Engaging small, local and disadvantaged subcontractors in an area of high unemployment is a priority for the San Diego County Regional Airport Authority, and on the San Diego International Airport’s Terminal 2 Landside Improvements project, it was also a priority for the Kiewit/Sundt Joint Venture. Kiewit/Sundt set the bar high for small, local and disadvantaged business participation. and achieved an actual participation rate of 34% of total contract value.
From the beginning, Kiewit/Sundt’s major focus was to maximize opportunity for small and local contractors and vendors wherever possible, and to make this landmark project truly a community effort. They were committed to maximizing opportunities for the small and local businesses.
In order to meet that goal, they packaged work into smaller scopes (where appropriate), as well as created participation goals for the larger scope packages. In this spirit, major trade contractors were strongly encouraged to provide every opportunity for local, small and disadvantaged firms to participate under their individual contracts.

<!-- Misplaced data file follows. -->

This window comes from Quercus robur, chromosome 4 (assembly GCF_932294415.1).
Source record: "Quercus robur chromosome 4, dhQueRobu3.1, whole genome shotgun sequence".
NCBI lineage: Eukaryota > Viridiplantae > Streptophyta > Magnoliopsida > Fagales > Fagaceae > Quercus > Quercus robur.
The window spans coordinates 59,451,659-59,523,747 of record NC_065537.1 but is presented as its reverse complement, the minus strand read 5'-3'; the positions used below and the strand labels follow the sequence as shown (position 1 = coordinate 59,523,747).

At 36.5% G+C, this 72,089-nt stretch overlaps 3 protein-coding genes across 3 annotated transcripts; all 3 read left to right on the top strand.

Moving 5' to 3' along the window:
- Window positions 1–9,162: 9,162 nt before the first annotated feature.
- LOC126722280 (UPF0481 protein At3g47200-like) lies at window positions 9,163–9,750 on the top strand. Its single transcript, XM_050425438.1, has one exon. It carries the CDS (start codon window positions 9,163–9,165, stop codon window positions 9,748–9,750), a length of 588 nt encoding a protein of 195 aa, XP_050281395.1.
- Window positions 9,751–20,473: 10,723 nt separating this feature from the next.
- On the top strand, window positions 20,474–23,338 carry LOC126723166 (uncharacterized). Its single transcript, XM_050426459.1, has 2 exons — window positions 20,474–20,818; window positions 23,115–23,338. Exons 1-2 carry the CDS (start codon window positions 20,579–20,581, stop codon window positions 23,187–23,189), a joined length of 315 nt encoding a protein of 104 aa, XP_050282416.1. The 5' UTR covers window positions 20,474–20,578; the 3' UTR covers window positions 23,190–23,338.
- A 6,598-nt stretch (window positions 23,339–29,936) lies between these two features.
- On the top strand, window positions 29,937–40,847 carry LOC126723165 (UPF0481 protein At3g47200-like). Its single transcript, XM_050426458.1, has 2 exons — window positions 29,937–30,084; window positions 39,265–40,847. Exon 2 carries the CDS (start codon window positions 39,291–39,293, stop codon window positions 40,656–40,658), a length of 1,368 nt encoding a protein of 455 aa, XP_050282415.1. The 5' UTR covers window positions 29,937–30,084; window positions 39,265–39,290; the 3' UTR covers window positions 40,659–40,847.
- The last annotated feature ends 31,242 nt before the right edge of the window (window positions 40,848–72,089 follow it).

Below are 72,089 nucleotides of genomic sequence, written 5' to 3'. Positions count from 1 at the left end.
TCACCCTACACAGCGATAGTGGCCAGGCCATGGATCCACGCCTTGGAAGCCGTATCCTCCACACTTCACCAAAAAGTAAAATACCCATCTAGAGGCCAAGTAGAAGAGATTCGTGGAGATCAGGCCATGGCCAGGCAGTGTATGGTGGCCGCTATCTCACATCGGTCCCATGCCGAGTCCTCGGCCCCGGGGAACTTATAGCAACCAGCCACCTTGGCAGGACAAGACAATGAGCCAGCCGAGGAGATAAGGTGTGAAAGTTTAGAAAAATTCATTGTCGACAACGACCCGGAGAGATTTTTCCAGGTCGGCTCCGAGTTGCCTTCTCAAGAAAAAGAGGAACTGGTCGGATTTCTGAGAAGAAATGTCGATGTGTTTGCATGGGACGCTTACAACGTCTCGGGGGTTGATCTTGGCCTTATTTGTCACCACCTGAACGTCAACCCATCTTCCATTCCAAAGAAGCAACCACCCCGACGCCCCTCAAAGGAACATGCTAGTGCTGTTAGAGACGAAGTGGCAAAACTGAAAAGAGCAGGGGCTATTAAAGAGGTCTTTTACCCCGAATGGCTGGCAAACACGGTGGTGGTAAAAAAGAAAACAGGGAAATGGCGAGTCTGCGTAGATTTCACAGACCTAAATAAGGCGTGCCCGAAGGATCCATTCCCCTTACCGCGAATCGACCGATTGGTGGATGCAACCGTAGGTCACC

During construction of the Landside Improvements at The Green Build at Terminal 2, Kiewit/Sundt utilized 78 subcontractors, 247 tiered contractors and 443 vendors to complete the work. Mentoring these subcontractors for success began in the pre-bid phase to clearly communicate the expectations for working in an airport environment, as well as Kiewit/Sundt’s detailed requirements for safety, quality, planning, scheduling and contract administration.
A detailed and transparent procurement process was utilized which required that all subcontractors were prequalified through Bids-Online prior to receiving a bid package. This procurement process was carefully coordinated with the airside contractor for continuity.
A Kiewit/Sundt subcontractor monitor was assigned to each subcontractor to provide mentoring. Subcontractor monitors reviewed work plans and shop drawings, arranged pre-activity meetings, checked the safety of tools and equipment, and recognized their accomplishments. Additionally, training was implemented to help subcontractors, tier contractors and vendors utilize the airport’s labor and compliance reporting system and to enroll in the Owner Controlled Insurance Program.
It is clear that Kiewit/Sundt valued the importance of implementing a vibrant small-business program as a key ingredient to executing this successful project. And with a small, local and disadvantaged business participation rate of 34 percent, this landmark project was truly a community effort.